Swindle’s three overlooked tools for Florida success


Luke Stoner

Through the school of hard knocks Swindle has learned there are lots of overlooked tools in an angler’s toolbox

When most fishermen think of Florida bass fishing, they imagine endless aquatic vegetation, heavy braided line, big weights and giant warm-water dependent largemouth. Two-time Bassmaster Angler of the Year Gerald Swindle admits he envisions similar scenes when dreaming of Florida, but 26 years as a professional angler has educated G-Man on the nuances of fishing in the Sunshine State.

Through the school of hard knocks Swindle has learned there are lots of overlooked tools in an angler’s toolbox that can help lead to success when fishing a body of water like the St. Johns River — the playing field this week for the start of the 2021 Bassmaster Elite Series season.

The Team Toyota pro offered three items that he leans on and always makes his starting lineup when he sees a Florida tournament on the schedule.

1. A jack plate

Bass fishing in Florida is typically synonymous with shallow water, which is why the first item on Swindle’s list is a jack plate for his outboard motor. Swindle uses a T-H Marine Atlas Hydraulic Jack Plate, and it allows him to raise or lower his motor depending on where he runs his Phoenix boat.

“A jack plate might not sound as sexy as high end electronics or a new fancy trolling motor, but they’ll save you when running shallow water,” Swindle said. “I spend lots of time idling the shallows in Florida, and my hydraulic jack plate helps keep sand and mud out of my water pump. When running (fast) on pad through shallow water, a jack plate can mean the difference between a functioning and a destroyed lower unit.”

2.  Quality pair of sunglasses 

A quality pair of polarized sunglasses is another tool Swindle depends on when fishing anywhere in the country around the spawn, especially in Florida. Not only do sunglasses help him see fish and spawning beds, but they also allow G-Man to clearly see holes, clumps or irregularities in underwater grass patches.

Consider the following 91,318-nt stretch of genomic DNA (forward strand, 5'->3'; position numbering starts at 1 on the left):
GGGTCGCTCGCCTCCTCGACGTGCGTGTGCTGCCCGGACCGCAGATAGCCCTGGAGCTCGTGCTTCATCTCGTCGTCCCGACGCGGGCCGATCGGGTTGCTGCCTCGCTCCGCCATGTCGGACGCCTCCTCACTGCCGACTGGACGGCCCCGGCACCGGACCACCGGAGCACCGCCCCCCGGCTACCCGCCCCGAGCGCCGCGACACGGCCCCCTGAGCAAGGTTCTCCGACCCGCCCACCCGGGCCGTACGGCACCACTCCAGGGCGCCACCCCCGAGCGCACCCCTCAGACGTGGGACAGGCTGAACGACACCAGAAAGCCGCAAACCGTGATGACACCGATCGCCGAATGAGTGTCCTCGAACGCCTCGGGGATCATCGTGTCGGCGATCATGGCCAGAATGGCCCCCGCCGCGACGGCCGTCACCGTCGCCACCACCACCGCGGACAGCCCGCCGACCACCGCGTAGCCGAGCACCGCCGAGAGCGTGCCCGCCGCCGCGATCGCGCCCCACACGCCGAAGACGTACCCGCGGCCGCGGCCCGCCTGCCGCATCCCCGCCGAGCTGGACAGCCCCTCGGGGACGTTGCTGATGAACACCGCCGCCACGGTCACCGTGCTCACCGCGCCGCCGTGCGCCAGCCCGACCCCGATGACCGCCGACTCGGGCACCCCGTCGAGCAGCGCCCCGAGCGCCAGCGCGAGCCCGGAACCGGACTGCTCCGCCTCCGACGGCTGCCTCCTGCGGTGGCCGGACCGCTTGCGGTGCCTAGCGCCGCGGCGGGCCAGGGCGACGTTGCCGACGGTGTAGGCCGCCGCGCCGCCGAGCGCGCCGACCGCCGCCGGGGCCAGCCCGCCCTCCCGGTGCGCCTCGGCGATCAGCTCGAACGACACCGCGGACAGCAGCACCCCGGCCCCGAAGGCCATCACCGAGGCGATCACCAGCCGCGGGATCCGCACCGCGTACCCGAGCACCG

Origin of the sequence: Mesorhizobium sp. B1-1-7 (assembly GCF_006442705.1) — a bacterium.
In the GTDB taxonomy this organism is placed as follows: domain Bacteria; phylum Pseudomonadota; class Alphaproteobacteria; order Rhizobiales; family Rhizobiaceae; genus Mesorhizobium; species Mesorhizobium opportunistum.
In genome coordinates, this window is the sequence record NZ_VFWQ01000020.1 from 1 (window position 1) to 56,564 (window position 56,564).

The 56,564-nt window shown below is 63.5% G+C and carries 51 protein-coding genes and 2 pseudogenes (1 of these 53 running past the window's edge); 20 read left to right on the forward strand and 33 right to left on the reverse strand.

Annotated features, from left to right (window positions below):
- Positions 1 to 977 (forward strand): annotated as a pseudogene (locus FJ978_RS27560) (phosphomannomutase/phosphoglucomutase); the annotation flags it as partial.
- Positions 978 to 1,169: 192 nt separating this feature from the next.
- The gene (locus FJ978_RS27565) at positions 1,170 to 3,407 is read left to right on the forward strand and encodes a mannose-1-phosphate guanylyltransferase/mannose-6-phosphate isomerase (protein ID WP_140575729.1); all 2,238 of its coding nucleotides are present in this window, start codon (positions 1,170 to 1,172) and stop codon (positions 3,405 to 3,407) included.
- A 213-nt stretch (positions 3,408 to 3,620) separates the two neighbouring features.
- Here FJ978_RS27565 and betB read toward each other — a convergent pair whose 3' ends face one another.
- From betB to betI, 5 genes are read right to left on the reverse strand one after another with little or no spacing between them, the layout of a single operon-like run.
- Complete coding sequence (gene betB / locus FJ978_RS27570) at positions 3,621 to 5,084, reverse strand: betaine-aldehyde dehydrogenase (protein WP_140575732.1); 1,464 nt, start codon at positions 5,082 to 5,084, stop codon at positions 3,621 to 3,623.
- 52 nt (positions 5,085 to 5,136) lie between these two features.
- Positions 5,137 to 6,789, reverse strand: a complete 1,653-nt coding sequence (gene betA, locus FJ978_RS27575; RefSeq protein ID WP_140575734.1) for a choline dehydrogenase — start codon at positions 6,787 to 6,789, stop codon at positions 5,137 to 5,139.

“I swear by Costas and wear the Reefton with a Sunrise lens, but there are lots of good options available,” Swindle offered. “A quality pair of shades is genuinely worth the investment if you plan to come down to Florida to fish. Being able to see 6 extra inches might mean the difference between seeing a 10-pound behemoth on bed or missing her altogether. Don’t skimp and get you some!”

3. Prop style topwater 

Swindle’s last pick is a lure he feels doesn’t get the attention it deserves. A prop style topwater, similar to the iconic Devil’s Horse made famous years ago on the St. Johns and surrounding fisheries, is his third item.

Nowadays Swindle prefers the Rapala X-Rap 11 and believes the subtle action of this style of topwater is key when targeting Florida bass in super skinny water.

“My buddy Big Show (Terry Scroggins) showed me this lure over 10 years ago and called it the ‘River Donkey.’ When I asked why that name he said, ‘Cause it’ll kick your you-know-what on this river,” Swindle laughed. “You hardly ever hear about a bait like this anywhere in the country except when we come down to Florida. They’ll bite it other places, but not like they’ll eat it here. You can’t overlook it.” 

Swindle will have these three tools and many more working to the best of their abilities today for the first day of Elite Series competition in hopes of bringing a big bag of fish back to the Palatka City Boat Dock.